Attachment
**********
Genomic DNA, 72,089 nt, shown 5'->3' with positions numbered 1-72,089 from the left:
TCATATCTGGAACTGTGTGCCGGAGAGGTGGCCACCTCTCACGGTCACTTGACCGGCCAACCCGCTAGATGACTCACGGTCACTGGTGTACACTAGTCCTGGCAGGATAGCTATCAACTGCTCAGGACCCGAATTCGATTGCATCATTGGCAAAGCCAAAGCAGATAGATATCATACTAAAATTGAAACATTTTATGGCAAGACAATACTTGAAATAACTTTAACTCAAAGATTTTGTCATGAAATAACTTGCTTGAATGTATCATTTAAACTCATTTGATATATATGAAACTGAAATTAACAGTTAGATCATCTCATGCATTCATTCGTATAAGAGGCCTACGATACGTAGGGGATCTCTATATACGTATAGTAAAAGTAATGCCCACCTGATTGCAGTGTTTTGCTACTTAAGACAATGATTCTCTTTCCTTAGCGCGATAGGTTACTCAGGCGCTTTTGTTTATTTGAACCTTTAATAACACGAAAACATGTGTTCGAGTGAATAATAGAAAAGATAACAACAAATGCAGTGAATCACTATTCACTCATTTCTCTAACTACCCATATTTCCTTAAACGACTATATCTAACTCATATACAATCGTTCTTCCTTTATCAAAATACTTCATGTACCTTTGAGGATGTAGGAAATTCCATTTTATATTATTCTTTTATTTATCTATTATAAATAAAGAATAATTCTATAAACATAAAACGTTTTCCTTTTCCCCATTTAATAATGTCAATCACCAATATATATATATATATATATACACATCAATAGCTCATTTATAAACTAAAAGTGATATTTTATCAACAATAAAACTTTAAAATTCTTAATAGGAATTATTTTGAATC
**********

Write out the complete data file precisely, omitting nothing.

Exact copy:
Genomic DNA, 72,089 nt, shown 5'->3' with positions numbered 1-72,089 from the left:
TCATATCTGGAACTGTGTGCCGGAGAGGTGGCCACCTCTCACGGTCACTTGACCGGCCAACCCGCTAGATGACTCACGGTCACTGGTGTACACTAGTCCTGGCAGGATAGCTATCAACTGCTCAGGACCCGAATTCGATTGCATCATTGGCAAAGCCAAAGCAGATAGATATCATACTAAAATTGAAACATTTTATGGCAAGACAATACTTGAAATAACTTTAACTCAAAGATTTTGTCATGAAATAACTTGCTTGAATGTATCATTTAAACTCATTTGATATATATGAAACTGAAATTAACAGTTAGATCATCTCATGCATTCATTCGTATAAGAGGCCTACGATACGTAGGGGATCTCTATATACGTATAGTAAAAGTAATGCCCACCTGATTGCAGTGTTTTGCTACTTAAGACAATGATTCTCTTTCCTTAGCGCGATAGGTTACTCAGGCGCTTTTGTTTATTTGAACCTTTAATAACACGAAAACATGTGTTCGAGTGAATAATAGAAAAGATAACAACAAATGCAGTGAATCACTATTCACTCATTTCTCTAACTACCCATATTTCCTTAAACGACTATATCTAACTCATATACAATCGTTCTTCCTTTATCAAAATACTTCATGTACCTTTGAGGATGTAGGAAATTCCATTTTATATTATTCTTTTATTTATCTATTATAAATAAAGAATAATTCTATAAACATAAAACGTTTTCCTTTTCCCCATTTAATAATGTCAATCACCAATATATATATATATATATATACACATCAATAGCTCATTTATAAACTAAAAGTGATATTTTATCAACAATAAAACTTTAAAATTCTTAATAGGAATTATTTTGAATC